Friday, July 19, 2024
HomethailandgeneralBill offers leniency for accidental bad cheques

Bill offers leniency for accidental bad cheques

The House of Representatives on Wednesday passed its first reading of the government-sponsored bill seeking to decriminalise the writing of bad cheques except in fraud cases.

Addressing the chamber, Justice Minister Tawee Sodsong said the bill to amend the Offences Arising from the Use of Cheques Act BE 2534 (1991) would prevent the use of criminal liability against individuals who unintentionally write bad cheques.

He said the proposed amendment was also in line with Section 77 of the constitution, which states that criminal penalties should be imposed on serious offences only.

Both government and opposition MPs spoke in favour of the proposal, saying the law was outdated.

They agreed that no one should be prosecuted under criminal law if they did not have dishonest intent.

Anucha Buraphachaisri, a list-MP from the United Thai Nation Party, said the current cheque law imposes a one-year jail term and/or a fine of up to 60,000 baht for writing a bad cheque.

He said while the law aims to boost people’s confidence in the use of cheques, there are many cases where cheques are not honoured due to financial difficulties rather than any criminal intent.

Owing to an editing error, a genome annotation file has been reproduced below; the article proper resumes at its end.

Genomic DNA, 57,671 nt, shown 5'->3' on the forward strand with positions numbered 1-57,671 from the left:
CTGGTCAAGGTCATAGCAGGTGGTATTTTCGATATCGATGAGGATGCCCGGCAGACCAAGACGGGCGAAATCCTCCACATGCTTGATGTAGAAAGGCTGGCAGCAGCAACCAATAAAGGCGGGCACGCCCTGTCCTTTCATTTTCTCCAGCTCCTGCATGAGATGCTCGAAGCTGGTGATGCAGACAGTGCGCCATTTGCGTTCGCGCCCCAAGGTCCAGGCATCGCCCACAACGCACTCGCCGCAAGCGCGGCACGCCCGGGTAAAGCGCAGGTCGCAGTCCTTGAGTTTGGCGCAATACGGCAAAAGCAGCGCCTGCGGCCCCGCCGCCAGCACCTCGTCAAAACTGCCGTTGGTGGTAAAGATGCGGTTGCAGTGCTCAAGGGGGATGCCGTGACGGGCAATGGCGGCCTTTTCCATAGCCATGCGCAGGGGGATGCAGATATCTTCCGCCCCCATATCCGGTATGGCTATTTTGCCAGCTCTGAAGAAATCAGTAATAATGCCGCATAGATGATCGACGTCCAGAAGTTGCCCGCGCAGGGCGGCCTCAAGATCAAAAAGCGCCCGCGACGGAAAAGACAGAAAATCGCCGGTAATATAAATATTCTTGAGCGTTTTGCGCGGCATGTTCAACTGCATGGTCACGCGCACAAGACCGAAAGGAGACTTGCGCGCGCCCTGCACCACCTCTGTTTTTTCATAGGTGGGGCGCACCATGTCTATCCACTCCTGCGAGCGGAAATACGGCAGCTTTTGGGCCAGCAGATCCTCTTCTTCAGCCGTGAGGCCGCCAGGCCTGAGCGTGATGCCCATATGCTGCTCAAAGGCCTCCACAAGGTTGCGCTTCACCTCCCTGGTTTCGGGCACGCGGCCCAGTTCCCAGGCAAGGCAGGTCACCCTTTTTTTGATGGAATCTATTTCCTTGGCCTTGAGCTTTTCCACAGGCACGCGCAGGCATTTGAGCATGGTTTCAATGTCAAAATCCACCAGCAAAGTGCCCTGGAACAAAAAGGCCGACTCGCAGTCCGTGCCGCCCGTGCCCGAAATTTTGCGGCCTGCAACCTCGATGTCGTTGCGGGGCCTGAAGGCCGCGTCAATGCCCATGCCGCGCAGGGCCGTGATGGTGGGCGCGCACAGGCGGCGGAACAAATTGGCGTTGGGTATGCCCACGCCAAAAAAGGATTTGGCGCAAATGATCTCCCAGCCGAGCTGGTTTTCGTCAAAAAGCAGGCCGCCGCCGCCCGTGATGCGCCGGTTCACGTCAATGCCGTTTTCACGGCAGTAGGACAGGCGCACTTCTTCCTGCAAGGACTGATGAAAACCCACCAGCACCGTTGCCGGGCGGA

However, he said criminal prosecution should be maintained for check fraud to deter dishonest behaviour, and those who issue bad cheques with or without the intention to do so still face civil suits.

Thirajchai Phantumas, a Move Forward Party (MFP) MP for Bangkok, said he agreed in principle with the amendment, but noted that without appropriate measures to deal with bad cheques, the move could erode public confidence in the use of cheques altogether.

Mr Thirajchai said banks should be stringent in giving credit lines to customers and tighten scrutiny of cheque accounts.

Anusorn Iamsa-ad, a list-MP of the Pheu Thai Party, also supported the bill and said anyone who intends to commit fraud must face legal action.

Mr Anusorn said payments have already shifted to electronic transactions, making the old law anachronistic.

The MPs voted unanimously to accept the bill. A 25-member panel will further examine the bill. Provisional clauses in it stipulate that those detained for writing bad cheques should be released when the law takes effect.

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